Blog entry by Seán Lea

Anyone in the world


Home-working can be tough. Especially when it’s thrust upon you by forces out of your control. It might, at first, seem an inconvenience, or just a strange environment to consider going about your work, but there are a number of ways by which you can improve your time spent stuck in your house, and ensure that you remain productive and on-track towards your goals. 

Though not everything will work for everyone and every situation, here are a few of our top tips for staying afloat during a period of home-working:


1.   Get your new ‘office’ set up how you like it


You’re out of the office, without all of the usual comforts and prompts which help you function productively throughout your day. But that doesn’t mean you can’t get whatever new ‘office space’ you’re now using set up in such a way to facilitate a good and comfortable workday.


Ensure you have everything you need to get through your working hours – whether that is a comfy chair, keyboard, mouse, a clean room, fresh air – whilst making sure that there is a clear line between your work and home lives, despite being at home. Don’t set the room up with items around to distract you; you can enjoy those at the end of the day.


2.   Develop new daily routines


Things aren’t the same now that you’re outside of your normal workspace. You won’t be arriving at 9am or leaving at 5pm, every day. Instead, you will rely on your own timekeeping and day-structuring to ensure that you’re on-track and intuitively falling into a pattern of working. If you aren’t restricted by meetings, you may even be able to work different hours to your normal ones, which fit better with periods in which you are most productive. Some people get a lot more done towards the evening, for example.


Again, you should be able to draw a line between the times and places you have defined for work and for relaxing. It may even help to create an imaginary ‘commute’ in the mornings and in the evenings, which psychologically separates you from your work items/areas and other areas. Take 15 minutes to get set up and wind down at the end of the day, ending each period of work or relaxing. Take breaks when you need them, get tasks done when you are feeling stressed out, but make sure not to let these get distractingly long.


3.   Stay in touch with your colleagues


If you are part of a wider company, team, or collaborate on projects with others as a freelancer, it is important that you stay connected. The world is more connected than it ever has been, so this is an opportunity to utilise all of the technology that’s available to you, whether that be instant messaging, video calling, or simply texting. Keep in touch.


Ensure they understand how you’re working, what you’re working on, and also how you can help each other. Be precise about meeting times, and when they can contact you – remember, separate the work from relaxation. Keep things in a shared diary or file storage site, if you can, so you can continue to collaborate simply and effectively. With regards to home-working, share what works for you with colleagues, but don’t force them to adhere to different methods – let them find what works for themselves.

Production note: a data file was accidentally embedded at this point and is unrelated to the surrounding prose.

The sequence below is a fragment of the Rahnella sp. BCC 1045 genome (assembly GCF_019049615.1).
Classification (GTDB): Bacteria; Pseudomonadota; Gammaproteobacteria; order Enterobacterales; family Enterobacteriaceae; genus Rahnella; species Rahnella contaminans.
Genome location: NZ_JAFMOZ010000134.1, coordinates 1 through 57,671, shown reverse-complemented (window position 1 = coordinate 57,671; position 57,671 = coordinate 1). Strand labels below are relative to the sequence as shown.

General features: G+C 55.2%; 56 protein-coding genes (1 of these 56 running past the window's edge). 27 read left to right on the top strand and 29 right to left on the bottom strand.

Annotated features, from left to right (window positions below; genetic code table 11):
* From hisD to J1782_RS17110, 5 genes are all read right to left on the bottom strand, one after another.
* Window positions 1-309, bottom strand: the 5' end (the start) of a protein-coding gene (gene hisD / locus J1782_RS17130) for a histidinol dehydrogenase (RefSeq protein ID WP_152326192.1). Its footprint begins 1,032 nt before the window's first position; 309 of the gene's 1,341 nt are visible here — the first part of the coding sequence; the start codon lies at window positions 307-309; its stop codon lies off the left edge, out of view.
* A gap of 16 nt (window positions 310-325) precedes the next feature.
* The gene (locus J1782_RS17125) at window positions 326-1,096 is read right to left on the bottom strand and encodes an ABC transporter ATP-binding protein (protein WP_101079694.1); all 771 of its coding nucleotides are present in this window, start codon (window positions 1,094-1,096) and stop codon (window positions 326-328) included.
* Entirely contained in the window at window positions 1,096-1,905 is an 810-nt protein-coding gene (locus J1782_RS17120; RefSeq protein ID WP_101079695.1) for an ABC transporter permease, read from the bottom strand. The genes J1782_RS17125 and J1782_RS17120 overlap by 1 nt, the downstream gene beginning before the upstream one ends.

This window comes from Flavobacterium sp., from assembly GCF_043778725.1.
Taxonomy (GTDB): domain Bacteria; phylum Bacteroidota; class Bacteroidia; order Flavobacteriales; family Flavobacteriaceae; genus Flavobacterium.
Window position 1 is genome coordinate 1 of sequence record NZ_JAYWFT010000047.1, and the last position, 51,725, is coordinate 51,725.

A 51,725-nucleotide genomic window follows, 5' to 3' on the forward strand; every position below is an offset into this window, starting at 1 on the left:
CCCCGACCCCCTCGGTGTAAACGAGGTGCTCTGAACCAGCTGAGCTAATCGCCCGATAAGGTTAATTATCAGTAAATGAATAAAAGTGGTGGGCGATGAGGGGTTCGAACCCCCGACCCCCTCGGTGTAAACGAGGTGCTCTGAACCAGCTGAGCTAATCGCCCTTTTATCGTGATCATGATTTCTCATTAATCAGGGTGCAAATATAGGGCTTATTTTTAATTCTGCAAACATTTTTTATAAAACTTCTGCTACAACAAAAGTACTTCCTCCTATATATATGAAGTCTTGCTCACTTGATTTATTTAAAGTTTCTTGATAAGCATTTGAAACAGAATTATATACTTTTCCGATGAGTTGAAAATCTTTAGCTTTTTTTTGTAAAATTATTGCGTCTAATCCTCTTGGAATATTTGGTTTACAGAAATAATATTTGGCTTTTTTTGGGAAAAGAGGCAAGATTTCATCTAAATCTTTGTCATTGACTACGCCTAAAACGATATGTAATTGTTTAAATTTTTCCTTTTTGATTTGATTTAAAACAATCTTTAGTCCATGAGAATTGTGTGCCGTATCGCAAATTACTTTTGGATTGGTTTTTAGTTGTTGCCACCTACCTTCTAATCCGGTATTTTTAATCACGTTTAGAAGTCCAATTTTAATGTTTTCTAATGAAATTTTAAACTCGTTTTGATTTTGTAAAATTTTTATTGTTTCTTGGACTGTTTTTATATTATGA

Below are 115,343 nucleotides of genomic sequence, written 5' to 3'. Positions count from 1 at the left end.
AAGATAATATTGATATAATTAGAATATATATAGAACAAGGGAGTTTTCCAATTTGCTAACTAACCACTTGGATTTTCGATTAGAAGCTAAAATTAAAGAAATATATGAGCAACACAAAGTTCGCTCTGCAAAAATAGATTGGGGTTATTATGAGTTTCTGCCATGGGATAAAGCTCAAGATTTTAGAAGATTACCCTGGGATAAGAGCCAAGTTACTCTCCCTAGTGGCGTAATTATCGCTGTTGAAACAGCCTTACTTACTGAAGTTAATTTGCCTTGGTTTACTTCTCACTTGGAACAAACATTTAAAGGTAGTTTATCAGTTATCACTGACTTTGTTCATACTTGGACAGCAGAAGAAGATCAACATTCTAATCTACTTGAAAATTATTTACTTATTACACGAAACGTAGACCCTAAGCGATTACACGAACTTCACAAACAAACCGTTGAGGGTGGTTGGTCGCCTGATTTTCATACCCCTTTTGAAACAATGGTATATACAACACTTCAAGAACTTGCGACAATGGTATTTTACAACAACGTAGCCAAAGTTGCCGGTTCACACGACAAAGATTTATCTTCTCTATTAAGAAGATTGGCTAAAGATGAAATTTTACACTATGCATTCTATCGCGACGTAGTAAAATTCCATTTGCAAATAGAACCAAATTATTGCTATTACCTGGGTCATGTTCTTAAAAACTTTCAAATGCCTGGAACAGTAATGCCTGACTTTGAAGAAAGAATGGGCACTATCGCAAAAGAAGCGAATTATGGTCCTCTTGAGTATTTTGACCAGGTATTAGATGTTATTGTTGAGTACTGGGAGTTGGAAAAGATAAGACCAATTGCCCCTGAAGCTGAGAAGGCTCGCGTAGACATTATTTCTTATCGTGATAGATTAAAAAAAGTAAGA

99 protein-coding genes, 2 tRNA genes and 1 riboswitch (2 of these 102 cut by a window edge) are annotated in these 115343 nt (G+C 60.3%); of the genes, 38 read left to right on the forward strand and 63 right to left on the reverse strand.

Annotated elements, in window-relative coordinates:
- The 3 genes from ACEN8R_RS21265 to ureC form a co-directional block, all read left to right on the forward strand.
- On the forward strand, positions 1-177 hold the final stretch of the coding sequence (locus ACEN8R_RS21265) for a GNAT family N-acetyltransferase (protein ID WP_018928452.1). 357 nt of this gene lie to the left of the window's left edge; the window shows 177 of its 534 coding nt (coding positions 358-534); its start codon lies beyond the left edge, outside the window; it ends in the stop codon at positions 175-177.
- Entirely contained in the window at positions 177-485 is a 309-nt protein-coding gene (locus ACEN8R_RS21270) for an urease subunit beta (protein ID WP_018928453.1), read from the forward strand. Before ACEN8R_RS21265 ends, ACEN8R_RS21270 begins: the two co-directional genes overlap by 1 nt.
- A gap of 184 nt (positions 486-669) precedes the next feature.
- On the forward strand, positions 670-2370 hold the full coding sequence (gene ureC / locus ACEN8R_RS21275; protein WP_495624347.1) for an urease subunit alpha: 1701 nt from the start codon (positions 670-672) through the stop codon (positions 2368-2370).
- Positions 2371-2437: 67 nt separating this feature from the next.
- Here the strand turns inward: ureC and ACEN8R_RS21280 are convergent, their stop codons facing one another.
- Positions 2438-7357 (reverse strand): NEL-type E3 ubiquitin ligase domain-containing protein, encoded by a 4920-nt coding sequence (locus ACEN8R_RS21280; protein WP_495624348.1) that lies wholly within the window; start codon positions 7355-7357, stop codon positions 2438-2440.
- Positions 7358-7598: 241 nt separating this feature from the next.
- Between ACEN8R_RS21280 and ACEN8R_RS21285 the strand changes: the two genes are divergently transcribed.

4.   Limit distractions


Whilst you’re on your ‘job time’, it’s important to remain free of distractions. It’s easy to be side-tracked by various, unproductive activities, when you have your entire house to distract you. Make sure to schedule times for each item, and make to-do-lists, which you can check back on later to see how things are progressing. If you’re not getting as much done as you anticipated, you may need to reassess your approach.


Consider how best you approach work. Some workers like to utilise a focused few hours (2-3, in general) at the beginning of the day, to focus on their most important of all tasks, whilst their brain is at its most productive. However, this varies from person-to-person, and role-to-role.


Keep smartphones away from you, unless when they’re necessary for work activity. There are a number of time management applications which can be used to schedule periods for work, you can track your screen-time on various things through iOS, and there are even applications which can stop you using distracting other applications on your computer or phone.


5.   Take some ‘me’ time


At the end of a regular working day, you should be taking the chance to go home, relax and refresh. Working from home is no different. Even though parts of your house have become your workspaces, do not let yourself be consumed by thinking that you are always at work. Once you have used up your allotted work time, or all of your tasks are completed, take time to slow down and refresh your mind.


Make sure you are taking full care of yourself – eating well, sleeping well, exercising, as best you can with the restrictions that are in place. Mental health is crucial in times of fluctuation, and often loneliness, when one is stuck at home or in their room. Keep in touch with friends and make sure you are still managing to find things and do things you enjoy.


What are your favourite home-working techniques?

[ Modified: Monday, 30 March 2020, 7:06 PM ]